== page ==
(there, * do* have something to thank Unity for)
« Last Edit: November 01, 2014, 03:11:37 pm by PCNetSpec »
WARNING: You are logged into reality as 'root' .. logging in as 'insane' is the only safe option.

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Online VinDSL

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Re: What Makes openSuse Different From Other OSes? (SOLVED)
« Reply #10 on: November 01, 2014, 03:15:27 pm »
@VinDSL

I know what you mean, but can I ask what makes say Redhat or SUSE any more "enterprise class" than any other distro ?

Paid support contracts and outdated packages maybe ?

I didn't mean that in a good way.  I could just as easily thrown ms winders into the mix, but I was trying to be nice.

IMO, all those "enterprise class" vendors treat paying customers like an ATM machine.  It's all about money. 

Also, IMO, they treat the open "sores" crowd, the non-payees, with great disdain -- like, red-headed stepchildren.  Doesn't matter how much time you spend volunteering your time, trying to make their product(s) better, they'll always end up dispatching your recommendations with a belch.

Actually, this "enterprise class" treatment is what killed the (officially sanctioned) openSolaris community.  They got a new CEO, and he flatly told us to go pound salt.  He wasn't going to spend a penny supporting free software.  Really, I prefer things that way -- I'd rather get stabbed in the chest than in the back, you know?

Anyway, that's what I was hinting at, in a rather obtuse way.  :)

Offline PCNetSpec

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Re: What Makes openSuse Different From Other OSes? (SOLVED)
« Reply #11 on: November 01, 2014, 03:20:27 pm »
In that case I claim the right to act like my missus, and to completely and unreservedly change direction on everything I've ever said ;)
(which in my missus case quite probably includes "I do", and "by god, look at the size of that")
« Last Edit: November 01, 2014, 03:25:29 pm by PCNetSpec »
WARNING: You are logged into reality as 'root' .. logging in as 'insane' is the only safe option.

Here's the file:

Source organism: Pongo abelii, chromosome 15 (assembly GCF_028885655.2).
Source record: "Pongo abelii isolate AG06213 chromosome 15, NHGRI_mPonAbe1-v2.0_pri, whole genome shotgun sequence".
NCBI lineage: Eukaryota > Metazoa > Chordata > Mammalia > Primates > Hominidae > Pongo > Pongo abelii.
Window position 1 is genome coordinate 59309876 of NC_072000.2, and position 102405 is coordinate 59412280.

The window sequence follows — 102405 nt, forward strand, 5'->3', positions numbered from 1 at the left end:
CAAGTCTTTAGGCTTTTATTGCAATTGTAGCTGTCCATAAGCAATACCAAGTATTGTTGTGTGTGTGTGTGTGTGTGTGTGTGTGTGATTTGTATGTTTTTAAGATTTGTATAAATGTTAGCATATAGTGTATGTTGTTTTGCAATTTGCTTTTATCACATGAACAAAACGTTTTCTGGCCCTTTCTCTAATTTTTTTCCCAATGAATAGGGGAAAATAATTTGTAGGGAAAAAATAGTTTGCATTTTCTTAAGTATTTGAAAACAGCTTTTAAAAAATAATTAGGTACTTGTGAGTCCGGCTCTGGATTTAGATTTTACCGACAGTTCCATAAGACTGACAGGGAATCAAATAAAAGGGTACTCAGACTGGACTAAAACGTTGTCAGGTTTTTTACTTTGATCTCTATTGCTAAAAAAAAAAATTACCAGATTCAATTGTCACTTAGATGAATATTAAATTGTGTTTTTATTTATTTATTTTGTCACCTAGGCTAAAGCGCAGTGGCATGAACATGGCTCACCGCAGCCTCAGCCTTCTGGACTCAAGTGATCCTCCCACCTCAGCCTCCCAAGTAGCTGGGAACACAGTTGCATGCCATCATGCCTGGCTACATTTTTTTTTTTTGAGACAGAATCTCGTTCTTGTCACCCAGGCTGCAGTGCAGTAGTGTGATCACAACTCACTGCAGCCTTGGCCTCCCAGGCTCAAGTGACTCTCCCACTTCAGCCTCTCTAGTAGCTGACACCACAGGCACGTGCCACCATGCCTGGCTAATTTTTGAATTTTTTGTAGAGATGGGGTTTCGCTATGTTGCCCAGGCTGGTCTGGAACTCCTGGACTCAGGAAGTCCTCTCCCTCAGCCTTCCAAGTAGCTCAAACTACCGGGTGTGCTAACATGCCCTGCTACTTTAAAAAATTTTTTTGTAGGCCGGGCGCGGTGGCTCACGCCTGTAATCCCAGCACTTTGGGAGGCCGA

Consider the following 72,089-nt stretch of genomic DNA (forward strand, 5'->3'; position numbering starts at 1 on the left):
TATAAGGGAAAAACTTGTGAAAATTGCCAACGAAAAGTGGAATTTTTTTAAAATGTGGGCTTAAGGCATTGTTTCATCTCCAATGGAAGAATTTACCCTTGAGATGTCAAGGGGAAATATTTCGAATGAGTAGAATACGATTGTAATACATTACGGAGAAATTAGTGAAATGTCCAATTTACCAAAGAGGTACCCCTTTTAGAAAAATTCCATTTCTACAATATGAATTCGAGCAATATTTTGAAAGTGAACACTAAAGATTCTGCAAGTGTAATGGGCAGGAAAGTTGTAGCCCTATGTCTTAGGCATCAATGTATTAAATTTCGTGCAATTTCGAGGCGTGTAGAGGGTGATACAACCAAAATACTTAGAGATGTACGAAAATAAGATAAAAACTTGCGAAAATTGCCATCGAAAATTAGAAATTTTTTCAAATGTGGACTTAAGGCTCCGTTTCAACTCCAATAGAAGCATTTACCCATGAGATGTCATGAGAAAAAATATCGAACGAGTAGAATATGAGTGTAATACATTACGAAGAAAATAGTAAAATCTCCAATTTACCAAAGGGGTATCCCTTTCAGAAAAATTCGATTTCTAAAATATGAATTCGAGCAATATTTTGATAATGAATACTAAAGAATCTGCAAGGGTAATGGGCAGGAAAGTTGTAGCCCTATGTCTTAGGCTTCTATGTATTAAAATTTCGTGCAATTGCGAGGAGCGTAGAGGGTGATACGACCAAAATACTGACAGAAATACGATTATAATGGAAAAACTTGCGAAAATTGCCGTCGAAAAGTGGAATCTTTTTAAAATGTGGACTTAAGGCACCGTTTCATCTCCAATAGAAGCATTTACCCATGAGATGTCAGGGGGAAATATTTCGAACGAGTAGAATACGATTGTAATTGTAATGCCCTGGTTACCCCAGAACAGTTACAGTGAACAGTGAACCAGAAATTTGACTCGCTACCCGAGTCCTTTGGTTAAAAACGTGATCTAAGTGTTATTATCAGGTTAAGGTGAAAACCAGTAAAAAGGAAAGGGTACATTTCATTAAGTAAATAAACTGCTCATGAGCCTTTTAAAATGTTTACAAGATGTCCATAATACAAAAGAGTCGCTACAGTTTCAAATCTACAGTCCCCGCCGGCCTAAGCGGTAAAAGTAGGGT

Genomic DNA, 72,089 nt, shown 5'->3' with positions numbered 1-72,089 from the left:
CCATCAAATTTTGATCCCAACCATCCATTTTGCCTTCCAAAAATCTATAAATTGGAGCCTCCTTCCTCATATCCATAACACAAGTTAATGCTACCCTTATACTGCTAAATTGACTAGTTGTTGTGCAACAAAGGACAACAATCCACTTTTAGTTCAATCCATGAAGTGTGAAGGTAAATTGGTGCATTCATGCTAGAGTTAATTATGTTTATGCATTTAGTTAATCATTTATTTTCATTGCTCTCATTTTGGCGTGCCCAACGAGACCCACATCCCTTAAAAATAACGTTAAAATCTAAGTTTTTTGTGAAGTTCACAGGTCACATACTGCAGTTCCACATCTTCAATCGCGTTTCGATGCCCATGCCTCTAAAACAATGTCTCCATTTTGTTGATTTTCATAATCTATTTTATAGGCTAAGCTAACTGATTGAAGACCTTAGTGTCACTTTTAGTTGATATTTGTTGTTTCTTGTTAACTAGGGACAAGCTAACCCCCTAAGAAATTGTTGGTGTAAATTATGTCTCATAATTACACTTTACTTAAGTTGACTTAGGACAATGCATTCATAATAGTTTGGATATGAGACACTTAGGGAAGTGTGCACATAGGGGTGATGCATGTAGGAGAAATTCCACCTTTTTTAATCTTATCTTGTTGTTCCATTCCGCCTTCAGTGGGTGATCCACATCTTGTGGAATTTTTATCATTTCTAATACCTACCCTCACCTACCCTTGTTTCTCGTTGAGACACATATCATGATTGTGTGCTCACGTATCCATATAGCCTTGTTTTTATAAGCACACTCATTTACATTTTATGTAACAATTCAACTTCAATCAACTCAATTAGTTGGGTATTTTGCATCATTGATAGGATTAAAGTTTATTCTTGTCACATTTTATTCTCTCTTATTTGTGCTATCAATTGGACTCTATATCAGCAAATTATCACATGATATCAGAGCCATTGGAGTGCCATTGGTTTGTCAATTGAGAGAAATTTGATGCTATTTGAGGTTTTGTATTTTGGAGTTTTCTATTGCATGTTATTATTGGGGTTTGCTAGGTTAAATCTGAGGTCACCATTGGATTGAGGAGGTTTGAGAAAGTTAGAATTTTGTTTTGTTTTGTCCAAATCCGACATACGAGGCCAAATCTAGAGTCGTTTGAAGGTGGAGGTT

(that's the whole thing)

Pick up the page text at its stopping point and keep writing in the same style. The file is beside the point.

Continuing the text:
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Offline rjm65

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Re: What Makes openSuse Different From Other OSes? (SOLVED)
« Reply #12 on: November 01, 2014, 03:43:38 pm »
@ pcnetspec... 

LOL   :o
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Offline perknh

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Re: What Makes openSuse Different From Other OSes? (SOLVED)
« Reply #13 on: November 01, 2014, 06:56:35 pm »
Where do I get this idea that it might be wise to change my mind? :-\

[T]here are a lot of people happily running Peppermint ICE which hasn't been receiving ANY updates for a while now .. and I personally would STILL consider that MUCH more secure than any version of Windows with up-to-date AV/Anti-malware ;)

--  PCNetSpec, Cornwall, Eng.  Dec 03, 2013 5:18 pm

Offline dsplayname

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Re: What Makes openSuse Different From Other OSes? (SOLVED)
« Reply #14 on: November 01, 2014, 11:30:33 pm »
I played with OpenSUSE 13.1 a little bit....it was nice.  YaST has( from what I've read here), improved a good bit.  It's just GUI for things I prefer to do through the terminal and text editors though, so I didn't use it much.   Zypper is the apt/yum equivalent for that stuff. It works fine, but is more to type than apt or yum.
  I really like their art direction and general look/feel.   Most of the software for OpenSuse is available through their web portal, with 1-click installs available in the form of web link buttons.  It's a very nice feature.   And, as already said, their build service/tools are good, as is their balance between stability(everything I tried was stable) and cutting-edge releases(most of what I tried was the latest and greatest versions of software).

  Anyway, a developer named Ikey recommended it to me, so I gave it a try for a while; and liked it for the most part. I switched back to Peppermint for work on the P5 release, so I haven't given 13.2 a go yet.   My general impression of it was that it was a little bit more work to get initially setup than Ubuntu and it's children, but worked pretty much the same once everything was the way I wanted it.